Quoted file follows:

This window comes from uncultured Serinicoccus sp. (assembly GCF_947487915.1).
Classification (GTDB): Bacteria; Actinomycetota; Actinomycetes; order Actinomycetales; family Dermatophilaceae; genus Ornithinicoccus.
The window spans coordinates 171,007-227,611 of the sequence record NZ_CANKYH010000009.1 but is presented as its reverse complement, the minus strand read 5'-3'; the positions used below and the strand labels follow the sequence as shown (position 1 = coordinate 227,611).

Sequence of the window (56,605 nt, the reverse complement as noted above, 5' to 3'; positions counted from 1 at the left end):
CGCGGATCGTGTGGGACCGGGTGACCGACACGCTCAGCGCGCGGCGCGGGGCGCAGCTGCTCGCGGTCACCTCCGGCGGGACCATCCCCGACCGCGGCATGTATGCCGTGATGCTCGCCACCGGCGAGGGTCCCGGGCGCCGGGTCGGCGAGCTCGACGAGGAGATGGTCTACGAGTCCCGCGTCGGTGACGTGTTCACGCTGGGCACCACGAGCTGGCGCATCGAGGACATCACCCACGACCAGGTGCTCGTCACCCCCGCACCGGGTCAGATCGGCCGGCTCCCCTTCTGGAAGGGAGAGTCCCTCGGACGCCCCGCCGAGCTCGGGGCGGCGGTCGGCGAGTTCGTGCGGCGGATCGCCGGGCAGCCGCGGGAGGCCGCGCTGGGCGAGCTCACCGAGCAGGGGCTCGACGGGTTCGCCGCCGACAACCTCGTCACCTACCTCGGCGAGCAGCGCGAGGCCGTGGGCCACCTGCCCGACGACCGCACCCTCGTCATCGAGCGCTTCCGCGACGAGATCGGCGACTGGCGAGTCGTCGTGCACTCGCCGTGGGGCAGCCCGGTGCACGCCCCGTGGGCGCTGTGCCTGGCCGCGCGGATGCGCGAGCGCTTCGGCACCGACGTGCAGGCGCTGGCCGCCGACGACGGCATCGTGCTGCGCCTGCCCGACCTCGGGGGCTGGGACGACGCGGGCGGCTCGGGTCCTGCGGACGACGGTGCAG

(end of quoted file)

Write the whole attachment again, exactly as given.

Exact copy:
This window comes from uncultured Serinicoccus sp. (assembly GCF_947487915.1).
Classification (GTDB): Bacteria; Actinomycetota; Actinomycetes; order Actinomycetales; family Dermatophilaceae; genus Ornithinicoccus.
The window spans coordinates 171,007-227,611 of the sequence record NZ_CANKYH010000009.1 but is presented as its reverse complement, the minus strand read 5'-3'; the positions used below and the strand labels follow the sequence as shown (position 1 = coordinate 227,611).

Sequence of the window (56,605 nt, the reverse complement as noted above, 5' to 3'; positions counted from 1 at the left end):
CGCGGATCGTGTGGGACCGGGTGACCGACACGCTCAGCGCGCGGCGCGGGGCGCAGCTGCTCGCGGTCACCTCCGGCGGGACCATCCCCGACCGCGGCATGTATGCCGTGATGCTCGCCACCGGCGAGGGTCCCGGGCGCCGGGTCGGCGAGCTCGACGAGGAGATGGTCTACGAGTCCCGCGTCGGTGACGTGTTCACGCTGGGCACCACGAGCTGGCGCATCGAGGACATCACCCACGACCAGGTGCTCGTCACCCCCGCACCGGGTCAGATCGGCCGGCTCCCCTTCTGGAAGGGAGAGTCCCTCGGACGCCCCGCCGAGCTCGGGGCGGCGGTCGGCGAGTTCGTGCGGCGGATCGCCGGGCAGCCGCGGGAGGCCGCGCTGGGCGAGCTCACCGAGCAGGGGCTCGACGGGTTCGCCGCCGACAACCTCGTCACCTACCTCGGCGAGCAGCGCGAGGCCGTGGGCCACCTGCCCGACGACCGCACCCTCGTCATCGAGCGCTTCCGCGACGAGATCGGCGACTGGCGAGTCGTCGTGCACTCGCCGTGGGGCAGCCCGGTGCACGCCCCGTGGGCGCTGTGCCTGGCCGCGCGGATGCGCGAGCGCTTCGGCACCGACGTGCAGGCGCTGGCCGCCGACGACGGCATCGTGCTGCGCCTGCCCGACCTCGGGGGCTGGGACGACGCGGGCGGCTCGGGTCCTGCGGACGACGGTGCAG